The situation in Rincón didn’t have quite the same stakes, nor were there leaked internal communications directly linking current Gov. Pedro Pierluisi, Rosselló’s handpicked successor, to the swimming pool. But the circumstantial evidence was troubling, at least.
‘Certainly A Crime’
As the protests at Los Almendros grew, droves of police arrived, including officers from as far away as Ponce and Bayamón. In total, at least 534 officers stood guard at the construction site, collecting some $630,803 in overtime pay, according to the newspaper El Vocero.
That figure doesn’t include what was spent to transport, feed and barricade the police in a makeshift headquarters alongside the condo complex.
On an archipelago where, unless you live in a wealthy community, dialing 911 is no guarantee that the police will even arrive, protesters saw the presence of so many armored and armed police as a sign a simple pool had become a political priority of the elite.
Adding to that sense was the revelation that Walter Pierluisi Isern, the governor’s first cousin and former campaign political director, owned an apartment at Sol Y Playa.
“This is not about a pool, this is about higher decision-making,” said Gloria Cuevas, a retired art teacher who had spent every day protesting. “After María, the island was open, and everyone saw poverty and need, and that, for some people, was an opportunity.”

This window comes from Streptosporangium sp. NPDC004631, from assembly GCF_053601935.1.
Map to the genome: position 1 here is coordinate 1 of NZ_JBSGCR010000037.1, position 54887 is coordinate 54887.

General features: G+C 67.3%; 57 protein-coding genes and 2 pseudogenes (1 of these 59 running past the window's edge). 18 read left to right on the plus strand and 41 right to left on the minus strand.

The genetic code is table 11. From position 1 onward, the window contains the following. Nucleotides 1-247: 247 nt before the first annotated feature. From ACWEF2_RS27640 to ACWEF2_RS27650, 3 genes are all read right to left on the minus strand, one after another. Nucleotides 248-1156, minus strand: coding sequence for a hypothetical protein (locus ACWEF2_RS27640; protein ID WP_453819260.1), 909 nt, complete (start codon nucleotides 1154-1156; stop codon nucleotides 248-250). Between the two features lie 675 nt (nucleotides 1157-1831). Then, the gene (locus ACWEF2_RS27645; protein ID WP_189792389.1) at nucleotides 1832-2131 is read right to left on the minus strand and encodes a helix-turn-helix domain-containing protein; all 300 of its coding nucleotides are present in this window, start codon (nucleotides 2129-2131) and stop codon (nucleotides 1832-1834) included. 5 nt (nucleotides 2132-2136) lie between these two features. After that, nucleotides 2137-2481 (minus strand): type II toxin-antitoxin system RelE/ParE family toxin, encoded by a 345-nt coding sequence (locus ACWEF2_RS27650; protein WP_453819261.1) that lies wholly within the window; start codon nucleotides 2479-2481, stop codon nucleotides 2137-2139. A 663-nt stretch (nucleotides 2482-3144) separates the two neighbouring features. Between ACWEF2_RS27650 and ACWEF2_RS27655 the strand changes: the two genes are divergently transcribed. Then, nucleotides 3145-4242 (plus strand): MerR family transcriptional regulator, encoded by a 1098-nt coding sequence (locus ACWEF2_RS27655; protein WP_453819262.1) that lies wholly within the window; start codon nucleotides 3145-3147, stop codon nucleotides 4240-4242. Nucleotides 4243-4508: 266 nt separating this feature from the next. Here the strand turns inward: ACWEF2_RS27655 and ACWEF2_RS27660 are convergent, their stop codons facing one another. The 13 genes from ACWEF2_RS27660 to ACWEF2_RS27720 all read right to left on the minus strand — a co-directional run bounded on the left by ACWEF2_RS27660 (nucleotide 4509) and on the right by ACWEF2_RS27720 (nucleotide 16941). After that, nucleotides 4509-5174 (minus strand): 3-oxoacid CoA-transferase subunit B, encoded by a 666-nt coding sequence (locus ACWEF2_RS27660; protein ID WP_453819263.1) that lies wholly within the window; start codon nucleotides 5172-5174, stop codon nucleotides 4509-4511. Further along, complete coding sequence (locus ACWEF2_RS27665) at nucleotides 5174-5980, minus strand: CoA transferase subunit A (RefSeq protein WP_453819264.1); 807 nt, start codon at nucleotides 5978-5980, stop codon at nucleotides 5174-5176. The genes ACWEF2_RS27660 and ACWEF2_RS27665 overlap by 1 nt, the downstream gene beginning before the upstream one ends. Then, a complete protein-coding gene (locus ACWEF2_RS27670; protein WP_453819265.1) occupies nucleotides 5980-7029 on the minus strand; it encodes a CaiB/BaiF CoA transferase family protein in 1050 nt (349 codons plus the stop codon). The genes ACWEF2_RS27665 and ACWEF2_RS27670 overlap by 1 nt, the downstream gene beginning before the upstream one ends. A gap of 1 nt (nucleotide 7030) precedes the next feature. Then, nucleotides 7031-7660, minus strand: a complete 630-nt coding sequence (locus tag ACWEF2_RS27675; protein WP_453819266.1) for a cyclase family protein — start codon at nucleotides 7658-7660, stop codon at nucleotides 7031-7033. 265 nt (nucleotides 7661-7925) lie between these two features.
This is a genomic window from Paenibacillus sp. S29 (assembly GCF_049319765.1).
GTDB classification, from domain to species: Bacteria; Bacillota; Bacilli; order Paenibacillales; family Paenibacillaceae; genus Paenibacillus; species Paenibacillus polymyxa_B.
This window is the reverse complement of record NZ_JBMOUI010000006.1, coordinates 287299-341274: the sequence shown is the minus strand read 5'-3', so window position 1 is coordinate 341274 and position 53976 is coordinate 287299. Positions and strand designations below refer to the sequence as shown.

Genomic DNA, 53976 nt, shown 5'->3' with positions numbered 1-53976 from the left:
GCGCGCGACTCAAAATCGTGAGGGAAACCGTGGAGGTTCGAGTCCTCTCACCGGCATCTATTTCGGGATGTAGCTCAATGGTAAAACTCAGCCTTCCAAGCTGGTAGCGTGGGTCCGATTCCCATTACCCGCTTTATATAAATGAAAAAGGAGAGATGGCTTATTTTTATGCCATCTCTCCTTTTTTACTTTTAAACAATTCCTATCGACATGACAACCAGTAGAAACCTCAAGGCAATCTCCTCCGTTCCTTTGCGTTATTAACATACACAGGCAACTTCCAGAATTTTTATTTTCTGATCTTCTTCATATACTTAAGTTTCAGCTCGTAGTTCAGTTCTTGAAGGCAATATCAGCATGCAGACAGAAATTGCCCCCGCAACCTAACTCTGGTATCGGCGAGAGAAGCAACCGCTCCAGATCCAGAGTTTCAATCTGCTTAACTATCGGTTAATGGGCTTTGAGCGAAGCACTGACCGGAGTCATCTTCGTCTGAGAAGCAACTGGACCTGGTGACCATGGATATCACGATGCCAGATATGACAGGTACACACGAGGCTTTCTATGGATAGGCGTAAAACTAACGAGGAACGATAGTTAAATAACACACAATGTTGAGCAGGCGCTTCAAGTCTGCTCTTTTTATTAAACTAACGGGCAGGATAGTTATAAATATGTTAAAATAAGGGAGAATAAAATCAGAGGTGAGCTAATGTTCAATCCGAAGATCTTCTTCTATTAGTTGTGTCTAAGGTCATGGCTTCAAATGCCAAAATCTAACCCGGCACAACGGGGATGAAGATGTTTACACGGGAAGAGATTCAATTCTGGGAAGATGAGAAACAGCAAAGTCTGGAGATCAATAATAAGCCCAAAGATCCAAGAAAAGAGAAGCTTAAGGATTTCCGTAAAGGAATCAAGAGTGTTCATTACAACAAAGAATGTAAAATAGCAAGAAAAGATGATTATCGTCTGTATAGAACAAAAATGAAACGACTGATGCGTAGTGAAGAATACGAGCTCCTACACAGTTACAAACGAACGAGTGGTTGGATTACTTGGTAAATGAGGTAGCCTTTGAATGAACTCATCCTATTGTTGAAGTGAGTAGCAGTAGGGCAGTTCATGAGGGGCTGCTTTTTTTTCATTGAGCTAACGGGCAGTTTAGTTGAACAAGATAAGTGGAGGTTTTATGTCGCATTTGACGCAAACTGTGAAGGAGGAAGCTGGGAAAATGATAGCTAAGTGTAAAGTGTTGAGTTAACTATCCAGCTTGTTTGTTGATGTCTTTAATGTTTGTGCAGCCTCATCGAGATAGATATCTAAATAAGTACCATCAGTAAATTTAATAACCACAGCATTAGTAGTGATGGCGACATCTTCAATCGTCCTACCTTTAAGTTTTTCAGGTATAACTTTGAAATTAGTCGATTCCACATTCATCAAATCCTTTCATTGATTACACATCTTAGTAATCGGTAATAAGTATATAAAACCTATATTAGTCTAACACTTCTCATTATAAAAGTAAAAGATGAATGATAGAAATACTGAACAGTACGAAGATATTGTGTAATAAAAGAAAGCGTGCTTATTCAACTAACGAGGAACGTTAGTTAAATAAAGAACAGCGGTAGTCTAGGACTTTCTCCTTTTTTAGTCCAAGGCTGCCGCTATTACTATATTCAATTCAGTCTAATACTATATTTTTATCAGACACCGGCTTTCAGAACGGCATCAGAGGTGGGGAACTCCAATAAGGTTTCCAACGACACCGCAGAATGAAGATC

The governor, for his part, defended the police deployment, telling El Vocero that the government has to “allow protest when it happens, but whenever the right to life and property is violated, the police have to be there.”
But it was the protesters whose rights were most in jeopardy, according to the Puerto Rico chapter of the American Civil Liberties Union.
By August, there were so many officers gathered by the entrance to Los Almendros beach, a visiting reporter at first mistook the condos for a police headquarters. The officers, many masked and holding guns openly, eyed anyone who walked the roughly 10-foot-wide pathway from the road to the sand and stationed at least one officer at a time at the entrance, as if checking tickets. When not at the beach, police cruised the otherwise peaceful streets of Rincón in groups, sometimes with two squad cars or a trio of motorcycles halting busy traffic to make way for themselves.